Hillary Clinton beat Barack Obama by 41 points in West Virginia, but he still looks like he's cruising. And the Democrats took a congressional seat from the Republicans in Mississippi-despite help from US Senators and Vice President Cheney. Can Clinton go on with a debt of $20 million? Will Obama be a weak candidate against John McCain? What about McCain's problems with his own party? Also, President Bush is back in Israel, and Chinese troops are trying to repair cracks in dams that could make the earthquake disaster much worse.
FROM THIS EPISODE
Now that rescuers have reached the epicenter of yesterday's massive earthquake in China, the death toll is expected to rise well above 15,000. Many more are injured or missing. China's news agency reports that thousands of soldiers have been rushed to repair cracks in the Zipingpu Dam upriver from a major city. Aviva Imhoff is a China specialist with International Rivers, an environmental group based in Berkeley, California.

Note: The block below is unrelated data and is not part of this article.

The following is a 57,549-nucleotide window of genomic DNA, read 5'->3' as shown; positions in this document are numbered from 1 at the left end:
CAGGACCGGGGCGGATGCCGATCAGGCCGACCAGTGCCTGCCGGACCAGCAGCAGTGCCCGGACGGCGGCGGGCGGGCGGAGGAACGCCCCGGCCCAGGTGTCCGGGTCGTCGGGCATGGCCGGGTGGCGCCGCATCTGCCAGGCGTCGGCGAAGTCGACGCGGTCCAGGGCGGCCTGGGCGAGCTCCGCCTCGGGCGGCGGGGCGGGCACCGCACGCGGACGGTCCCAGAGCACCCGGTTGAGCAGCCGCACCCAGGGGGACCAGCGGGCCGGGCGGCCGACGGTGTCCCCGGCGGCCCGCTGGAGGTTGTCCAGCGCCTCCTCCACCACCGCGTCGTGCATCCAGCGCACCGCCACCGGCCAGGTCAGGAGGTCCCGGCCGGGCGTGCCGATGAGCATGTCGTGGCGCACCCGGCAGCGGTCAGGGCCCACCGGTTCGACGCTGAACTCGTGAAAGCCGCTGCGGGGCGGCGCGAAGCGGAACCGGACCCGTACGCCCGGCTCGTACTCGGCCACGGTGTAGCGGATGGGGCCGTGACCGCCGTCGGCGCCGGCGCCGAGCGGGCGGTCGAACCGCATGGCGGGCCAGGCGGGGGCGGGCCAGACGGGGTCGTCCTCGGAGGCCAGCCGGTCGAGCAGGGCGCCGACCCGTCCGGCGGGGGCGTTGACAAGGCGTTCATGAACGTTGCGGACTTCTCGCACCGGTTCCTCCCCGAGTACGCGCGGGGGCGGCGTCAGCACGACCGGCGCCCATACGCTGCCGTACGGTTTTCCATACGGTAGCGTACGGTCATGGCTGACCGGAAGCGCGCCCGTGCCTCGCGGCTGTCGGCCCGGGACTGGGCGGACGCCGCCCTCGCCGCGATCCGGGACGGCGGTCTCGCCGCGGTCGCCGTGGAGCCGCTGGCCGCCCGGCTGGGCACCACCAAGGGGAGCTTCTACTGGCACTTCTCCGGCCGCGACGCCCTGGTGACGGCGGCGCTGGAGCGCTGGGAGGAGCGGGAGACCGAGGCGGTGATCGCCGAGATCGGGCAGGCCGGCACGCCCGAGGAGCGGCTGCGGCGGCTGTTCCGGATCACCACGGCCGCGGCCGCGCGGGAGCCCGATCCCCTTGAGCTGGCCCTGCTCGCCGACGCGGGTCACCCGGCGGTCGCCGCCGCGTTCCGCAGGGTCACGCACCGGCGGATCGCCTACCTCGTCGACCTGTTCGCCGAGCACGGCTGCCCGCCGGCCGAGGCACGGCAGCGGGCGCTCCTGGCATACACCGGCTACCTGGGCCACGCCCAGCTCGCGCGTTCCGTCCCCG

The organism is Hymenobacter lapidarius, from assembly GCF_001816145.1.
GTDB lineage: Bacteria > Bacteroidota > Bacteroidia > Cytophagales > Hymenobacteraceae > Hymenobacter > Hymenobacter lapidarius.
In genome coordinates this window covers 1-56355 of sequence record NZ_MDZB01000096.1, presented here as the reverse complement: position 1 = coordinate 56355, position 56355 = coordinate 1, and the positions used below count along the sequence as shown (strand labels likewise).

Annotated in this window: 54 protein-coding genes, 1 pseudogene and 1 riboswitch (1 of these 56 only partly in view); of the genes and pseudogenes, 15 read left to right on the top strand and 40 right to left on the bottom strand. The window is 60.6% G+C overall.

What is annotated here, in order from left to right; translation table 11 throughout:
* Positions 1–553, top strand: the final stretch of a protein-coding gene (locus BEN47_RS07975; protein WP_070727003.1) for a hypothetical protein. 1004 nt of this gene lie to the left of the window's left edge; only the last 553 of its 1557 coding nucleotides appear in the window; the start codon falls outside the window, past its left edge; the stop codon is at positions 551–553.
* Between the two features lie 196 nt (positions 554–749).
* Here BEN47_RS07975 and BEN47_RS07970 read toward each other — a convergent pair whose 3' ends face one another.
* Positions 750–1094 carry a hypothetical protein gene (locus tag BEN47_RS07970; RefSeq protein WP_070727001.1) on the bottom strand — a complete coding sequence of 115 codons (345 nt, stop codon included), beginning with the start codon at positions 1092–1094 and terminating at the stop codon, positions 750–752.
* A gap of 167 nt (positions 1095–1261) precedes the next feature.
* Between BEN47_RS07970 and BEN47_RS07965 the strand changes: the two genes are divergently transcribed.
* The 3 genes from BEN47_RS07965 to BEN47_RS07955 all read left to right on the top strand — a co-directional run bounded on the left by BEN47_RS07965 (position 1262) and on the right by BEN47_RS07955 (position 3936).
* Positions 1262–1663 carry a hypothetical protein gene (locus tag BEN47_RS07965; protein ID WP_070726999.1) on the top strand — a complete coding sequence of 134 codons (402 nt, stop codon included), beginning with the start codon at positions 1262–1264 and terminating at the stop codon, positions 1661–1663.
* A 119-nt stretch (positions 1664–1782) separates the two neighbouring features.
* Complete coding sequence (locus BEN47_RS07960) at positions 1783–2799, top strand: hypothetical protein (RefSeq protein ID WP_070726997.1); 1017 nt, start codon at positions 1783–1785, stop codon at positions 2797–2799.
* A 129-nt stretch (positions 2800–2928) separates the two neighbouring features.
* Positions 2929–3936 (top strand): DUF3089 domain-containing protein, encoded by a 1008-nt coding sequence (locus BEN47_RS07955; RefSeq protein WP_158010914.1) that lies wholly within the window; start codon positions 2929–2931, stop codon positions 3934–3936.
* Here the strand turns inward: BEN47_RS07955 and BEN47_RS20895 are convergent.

Aviva Imhof, Campaign Director, International Rivers
President Bush arrived in Jerusalem today with congratulations on Israel's 60th anniversary and high hopes for peace with the Palestinians. Meantime, a rocket from Gaza struck the Israeli city of Ashkelon and all entry points to the territories were closed for the President's visit. Tim McGirk is Jerusalem Bureau Chief for Time magazine.
Tim McGirk, Correspondent, Time magazine
Barack Obama was clobbered by Hillary Clinton in West Virginia, but he's still the presumptive Democratic nominee. She vows to continue campaigning despite a debt of $20 million, almost $12 million of which is her own money. Has Clinton proved that Obama will be a weak candidate against John McCain? How important are low-income white voters? Will McCain have to run, in part, against his own party's unpopular incumbent, as the Republicans lose a Congressional seat in Mississippi?